A strange, amusing novel by a writer well worth investigating.


A man confronts the encroachment of urban noise on his home and life in this novel by Argentinian writer Di Benedetto (1922-1986) originally published in 1964.

The unnamed narrator is 25, lives with his mother, and works as an assistant manager at an unspecified business in an unnamed city. A few words into the novel, the problem appears: “I open the gate and meet the noise.” It’s the sound of a bus idling, and it “punctures our life with shocks.” At work, a transistor radio plays on his boss’s desk. Back home, a new shock emerges as an industrial shed is built nearby for an auto-repair shop. He moves to a place where it seems noise is unlikely, to no avail. The nemesis grows to comic proportions: a dance hall with six vocalists and three orchestras. When he isn’t suffering and complaining—“noise stalks and harries me”—the narrator ponders writing a “book about helplessness” called The Roof or perhaps a crime novel. He admires a young woman in the neighborhood but marries another. He has philosophical chats with his friend Besarión, who goes off on a “bewildered pilgrimage” in search of an unspecified sign or signal, which might be a fly that lands on his neck in Rome. This is the second novel of a trilogy, following Zama (1956). His hero’s existential predicament might recall Kafka or Dostoevsky, albeit on a lighter scale. It develops in spare, careful prose and sustains a thread of dry humor in the narrator’s self-importance, especially in the pomposity and awkwardness of his expressions (shades of John Kennedy Toole’s Ignatius Reilly), suggesting the fledgling writer trying his tiny wings. Allen’s translation renders these nicely, such as “Day has developed in my windowpanes” or “It feels as if someone is vociferating through a megaphone and hurling cascades of screws and bolts at me.”

A strange, amusing novel by a writer well worth investigating.

Pub Date: Feb. 15, 2022

ISBN: 978-1-68137-562-5

Page Count: 176

Publisher: New York Review Books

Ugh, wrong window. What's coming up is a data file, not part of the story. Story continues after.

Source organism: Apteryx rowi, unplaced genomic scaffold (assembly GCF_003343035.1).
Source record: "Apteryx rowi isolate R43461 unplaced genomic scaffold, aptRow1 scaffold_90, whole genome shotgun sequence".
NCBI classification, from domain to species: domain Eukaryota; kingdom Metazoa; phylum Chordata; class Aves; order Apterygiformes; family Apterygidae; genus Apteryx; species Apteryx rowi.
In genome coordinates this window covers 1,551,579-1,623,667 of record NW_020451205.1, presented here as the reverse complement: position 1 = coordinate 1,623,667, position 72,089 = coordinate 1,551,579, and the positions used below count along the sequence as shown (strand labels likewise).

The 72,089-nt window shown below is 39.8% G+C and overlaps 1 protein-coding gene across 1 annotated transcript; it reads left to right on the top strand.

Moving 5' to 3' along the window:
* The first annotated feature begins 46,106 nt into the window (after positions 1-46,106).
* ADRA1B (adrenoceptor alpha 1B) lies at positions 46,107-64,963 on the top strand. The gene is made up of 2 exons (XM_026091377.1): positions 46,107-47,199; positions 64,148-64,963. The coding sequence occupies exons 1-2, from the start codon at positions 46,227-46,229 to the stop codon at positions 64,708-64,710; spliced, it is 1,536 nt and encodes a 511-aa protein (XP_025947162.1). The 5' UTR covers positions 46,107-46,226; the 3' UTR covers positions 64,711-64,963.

Review Posted Online: Oct. 27, 2021

Kirkus Reviews Issue: Nov. 15, 2021

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A whimsical fantasy about learning what’s important in life.

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An unhappy woman who tries to commit suicide finds herself in a mysterious library that allows her to explore new lives.

How far would you go to address every regret you ever had? That’s the question at the heart of Haig’s latest novel, which imagines the plane between life and death as a vast library filled with books detailing every existence a person could have. Thrust into this mysterious way station is Nora Seed, a depressed and desperate woman estranged from her family and friends. Nora has just lost her job, and her cat is dead. Believing she has no reason to go on, she writes a farewell note and takes an overdose of antidepressants. But instead of waking up in heaven, hell, or eternal nothingness, she finds herself in a library filled with books that offer her a chance to experience an infinite number of new lives. Guided by Mrs. Elm, her former school librarian, she can pull a book from the shelf and enter a new existence—as a country pub owner with her ex-boyfriend, as a researcher on an Arctic island, as a rock star singing in stadiums full of screaming fans. But how will she know which life will make her happy? This book isn't heavy on hows; you won’t need an advanced degree in quantum physics or string theory to follow its simple yet fantastical logic. Predicting the path Nora will ultimately choose isn’t difficult, either. Haig treats the subject of suicide with a light touch, and the book’s playful tone will be welcome to readers who like their fantasies sweet if a little too forgettable.